But my personal experiences with many of these islands has been nothing but positive. I was one of 2,000 gay people walking off an Atlantis cruise not that long ago on the pier in Barbados, and the cab drivers actually shouted: “We love you guys!” and “Welcome!” My partner and I were in Grenada in late 2018, where people were extremely welcoming, though a few didn’t realize we were a couple, which I found odd. It often seems that many Caribbean governments, still in the pocket of the church, are miles behind the actual populace in terms of accepting LGBTQ residents and tourists.
Places like St. Martin/St. Maarten, St. Barts, Puerto Rico and even Cuba don’t seem to bat an eyelash and may even help you glue them on. The Dominican Republic holds a Caribbean Pride now, though the party doesn’t seem to make it outside of one resort. Curaçao has the most businesses in the Caribbean with memberships in the International Gay & Lesbian Travel Association. The fact that many people here go to university in Holland helps open their eyes a bit wider to the world, generating a perspective they bring home when they return. The constant flow of Dutch tourists also helps.
“All nations have their own challenges with the acceptance of LGBTQ. I believe that Curaçao has shown the Caribbean nations how it all can come together in a respectful way,” says Jurandy Regina from Floris Suite Hotel & Spa. “Curaçao celebrates pride and diversity all over the island without any fear, suppression or altercations.” The adults-only Floris has become a gay-friendly hub, hosting a weekly Friday happy hour where guests mix with locals. Curaçao Pride at the end of September comprises five days of activities, with local and international entertainment, a Pride Walk, a beach party and a white party. “For the past seven years, Curaçao Pride has been very instrumental in bringing the community together,” Regina says.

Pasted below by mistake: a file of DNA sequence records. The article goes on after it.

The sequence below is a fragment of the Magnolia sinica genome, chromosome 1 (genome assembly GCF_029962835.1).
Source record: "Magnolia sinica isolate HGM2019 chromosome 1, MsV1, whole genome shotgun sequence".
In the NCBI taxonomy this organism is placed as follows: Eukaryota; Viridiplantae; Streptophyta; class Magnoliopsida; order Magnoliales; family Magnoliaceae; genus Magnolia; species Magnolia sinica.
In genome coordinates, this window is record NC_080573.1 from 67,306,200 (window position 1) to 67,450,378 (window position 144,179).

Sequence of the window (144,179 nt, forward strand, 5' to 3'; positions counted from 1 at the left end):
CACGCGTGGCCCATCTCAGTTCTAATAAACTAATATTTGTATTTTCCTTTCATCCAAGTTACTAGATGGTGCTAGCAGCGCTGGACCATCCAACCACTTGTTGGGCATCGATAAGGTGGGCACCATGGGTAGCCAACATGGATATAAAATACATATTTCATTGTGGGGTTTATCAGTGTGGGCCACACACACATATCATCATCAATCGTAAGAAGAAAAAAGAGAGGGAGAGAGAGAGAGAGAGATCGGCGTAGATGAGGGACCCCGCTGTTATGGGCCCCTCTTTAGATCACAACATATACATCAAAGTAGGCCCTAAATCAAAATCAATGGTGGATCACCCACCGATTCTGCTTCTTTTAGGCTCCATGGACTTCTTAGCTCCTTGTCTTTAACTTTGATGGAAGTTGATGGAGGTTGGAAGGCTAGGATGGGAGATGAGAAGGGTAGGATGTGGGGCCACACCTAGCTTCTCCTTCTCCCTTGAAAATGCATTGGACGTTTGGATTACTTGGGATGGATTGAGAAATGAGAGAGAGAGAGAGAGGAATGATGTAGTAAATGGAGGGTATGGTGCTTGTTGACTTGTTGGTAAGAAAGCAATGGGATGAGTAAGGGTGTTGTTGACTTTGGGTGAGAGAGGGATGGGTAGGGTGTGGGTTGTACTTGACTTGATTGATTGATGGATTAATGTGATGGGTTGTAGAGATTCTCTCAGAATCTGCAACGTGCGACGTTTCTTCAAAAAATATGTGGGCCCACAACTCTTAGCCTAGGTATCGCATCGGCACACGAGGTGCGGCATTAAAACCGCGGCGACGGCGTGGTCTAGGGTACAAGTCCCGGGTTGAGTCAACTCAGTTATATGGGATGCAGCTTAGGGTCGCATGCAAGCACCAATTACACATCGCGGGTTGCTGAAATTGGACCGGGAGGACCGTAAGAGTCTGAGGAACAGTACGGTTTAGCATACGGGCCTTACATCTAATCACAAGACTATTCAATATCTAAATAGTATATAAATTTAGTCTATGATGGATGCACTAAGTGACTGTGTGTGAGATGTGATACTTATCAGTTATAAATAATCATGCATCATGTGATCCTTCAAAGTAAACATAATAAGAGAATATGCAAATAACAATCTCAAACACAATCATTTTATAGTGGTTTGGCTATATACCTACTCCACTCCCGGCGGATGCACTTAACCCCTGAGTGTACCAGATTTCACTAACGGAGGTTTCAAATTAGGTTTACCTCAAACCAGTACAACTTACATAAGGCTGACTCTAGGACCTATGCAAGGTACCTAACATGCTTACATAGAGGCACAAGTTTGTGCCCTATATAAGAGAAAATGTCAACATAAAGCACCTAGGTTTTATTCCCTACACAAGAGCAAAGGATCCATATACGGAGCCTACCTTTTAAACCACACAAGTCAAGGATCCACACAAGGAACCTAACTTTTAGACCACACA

So Where To?
Now, where are you headed? Do you like to hold hands in public or are you just dancing in the living room? There will always be no-brainers like Mykonos, Sitges, Tel Aviv, Palm Springs, Provincetown and West Hollywood et al, but it’s a big world out there and you have to see it at some point. The most important thing is to stay safe.
“Make sure you’re informed before you head off and take extra care on what parts of town might be safer than others,” Lopez says. “Always book a reputable hotel in a safe area. And if there is a negative POV against LGBTQ travellers, take extra care with public displays of affection.”
Here are a few more tips to consider before you hit the road:
Make a List
Find a good travel guide that outlines the LGBTQ side of the destination you’re visiting. Check out IN‘s travel section, which is filled with articles and guides and then check out sites like damron.com, travelgay.com and spartacus.gayguide.travel, as well as any local gay websites or weekly independent news outlets.
Consult the Hive
Hit up fun blogs like nomadicboys.com and theglobetrotterguys.com to see where they’re been recently and what they did. They often go places where laws are very conservative.
Follow the Crowd
Gay-owned businesses are great resources, because they have the inside intel and are happy to share it. Visit iglta.org for more info.
Do Your Homework
If you identify your gender as X on your passport, check with the embassy or consulate of the countries you’re visiting for info on entry requirements.
Be Ready for Anything
Sad to say, you may be refused or have restricted access to services and rights while travelling abroad. Be aware that even the police may not be willing to help LGBTQ people, regardless of the laws.
Watch for Traps
Go with your gut when encountering people who seem too friendly. Be aware that criminals sometimes target LGBTQ people via dating apps and that police may also create fake profiles to entrap users.
Keep Your Eyes Open
Always be both alert and discreet. In extremely conservative places, steer clear of public display of affection just to be on the safe side.
DOUG WALLACE is the editor and publisher of travel resource TravelRight.Today.